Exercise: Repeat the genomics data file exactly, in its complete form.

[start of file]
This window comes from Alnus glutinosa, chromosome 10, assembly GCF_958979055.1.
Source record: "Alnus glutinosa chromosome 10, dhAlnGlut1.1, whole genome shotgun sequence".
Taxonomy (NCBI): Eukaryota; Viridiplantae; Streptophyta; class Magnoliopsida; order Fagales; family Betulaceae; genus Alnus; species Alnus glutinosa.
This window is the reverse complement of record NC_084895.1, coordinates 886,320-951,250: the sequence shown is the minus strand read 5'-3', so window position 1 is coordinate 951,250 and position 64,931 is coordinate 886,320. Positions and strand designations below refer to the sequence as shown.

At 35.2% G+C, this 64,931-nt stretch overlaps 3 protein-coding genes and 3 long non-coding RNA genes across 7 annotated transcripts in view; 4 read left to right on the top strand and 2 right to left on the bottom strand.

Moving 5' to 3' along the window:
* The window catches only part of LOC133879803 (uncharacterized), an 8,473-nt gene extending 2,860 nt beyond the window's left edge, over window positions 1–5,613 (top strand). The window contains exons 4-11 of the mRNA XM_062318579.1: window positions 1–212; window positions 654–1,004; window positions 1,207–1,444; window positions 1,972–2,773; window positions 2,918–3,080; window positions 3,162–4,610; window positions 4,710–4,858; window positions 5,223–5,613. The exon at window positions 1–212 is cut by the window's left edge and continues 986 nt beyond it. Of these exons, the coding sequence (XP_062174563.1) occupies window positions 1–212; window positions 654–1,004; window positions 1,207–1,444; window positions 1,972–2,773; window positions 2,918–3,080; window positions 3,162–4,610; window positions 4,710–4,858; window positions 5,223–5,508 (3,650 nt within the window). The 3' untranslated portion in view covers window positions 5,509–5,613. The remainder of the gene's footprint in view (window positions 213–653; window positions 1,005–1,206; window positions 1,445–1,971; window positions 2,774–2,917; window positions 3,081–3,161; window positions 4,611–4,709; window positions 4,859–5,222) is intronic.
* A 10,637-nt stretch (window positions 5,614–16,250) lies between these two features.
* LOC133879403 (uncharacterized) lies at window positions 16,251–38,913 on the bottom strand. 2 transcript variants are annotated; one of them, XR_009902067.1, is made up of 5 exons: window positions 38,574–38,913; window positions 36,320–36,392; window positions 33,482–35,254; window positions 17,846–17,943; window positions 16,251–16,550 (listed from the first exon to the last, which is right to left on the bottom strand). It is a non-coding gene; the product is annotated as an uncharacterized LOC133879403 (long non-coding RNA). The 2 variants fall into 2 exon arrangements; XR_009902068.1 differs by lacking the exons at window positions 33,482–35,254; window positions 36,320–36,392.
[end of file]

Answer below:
This window comes from Alnus glutinosa, chromosome 10, assembly GCF_958979055.1.
Source record: "Alnus glutinosa chromosome 10, dhAlnGlut1.1, whole genome shotgun sequence".
Taxonomy (NCBI): Eukaryota; Viridiplantae; Streptophyta; class Magnoliopsida; order Fagales; family Betulaceae; genus Alnus; species Alnus glutinosa.
This window is the reverse complement of record NC_084895.1, coordinates 886,320-951,250: the sequence shown is the minus strand read 5'-3', so window position 1 is coordinate 951,250 and position 64,931 is coordinate 886,320. Positions and strand designations below refer to the sequence as shown.

At 35.2% G+C, this 64,931-nt stretch overlaps 3 protein-coding genes and 3 long non-coding RNA genes across 7 annotated transcripts in view; 4 read left to right on the top strand and 2 right to left on the bottom strand.

Moving 5' to 3' along the window:
* The window catches only part of LOC133879803 (uncharacterized), an 8,473-nt gene extending 2,860 nt beyond the window's left edge, over window positions 1–5,613 (top strand). The window contains exons 4-11 of the mRNA XM_062318579.1: window positions 1–212; window positions 654–1,004; window positions 1,207–1,444; window positions 1,972–2,773; window positions 2,918–3,080; window positions 3,162–4,610; window positions 4,710–4,858; window positions 5,223–5,613. The exon at window positions 1–212 is cut by the window's left edge and continues 986 nt beyond it. Of these exons, the coding sequence (XP_062174563.1) occupies window positions 1–212; window positions 654–1,004; window positions 1,207–1,444; window positions 1,972–2,773; window positions 2,918–3,080; window positions 3,162–4,610; window positions 4,710–4,858; window positions 5,223–5,508 (3,650 nt within the window). The 3' untranslated portion in view covers window positions 5,509–5,613. The remainder of the gene's footprint in view (window positions 213–653; window positions 1,005–1,206; window positions 1,445–1,971; window positions 2,774–2,917; window positions 3,081–3,161; window positions 4,611–4,709; window positions 4,859–5,222) is intronic.
* A 10,637-nt stretch (window positions 5,614–16,250) lies between these two features.
* LOC133879403 (uncharacterized) lies at window positions 16,251–38,913 on the bottom strand. 2 transcript variants are annotated; one of them, XR_009902067.1, is made up of 5 exons: window positions 38,574–38,913; window positions 36,320–36,392; window positions 33,482–35,254; window positions 17,846–17,943; window positions 16,251–16,550 (listed from the first exon to the last, which is right to left on the bottom strand). It is a non-coding gene; the product is annotated as an uncharacterized LOC133879403 (long non-coding RNA). The 2 variants fall into 2 exon arrangements; XR_009902068.1 differs by lacking the exons at window positions 33,482–35,254; window positions 36,320–36,392.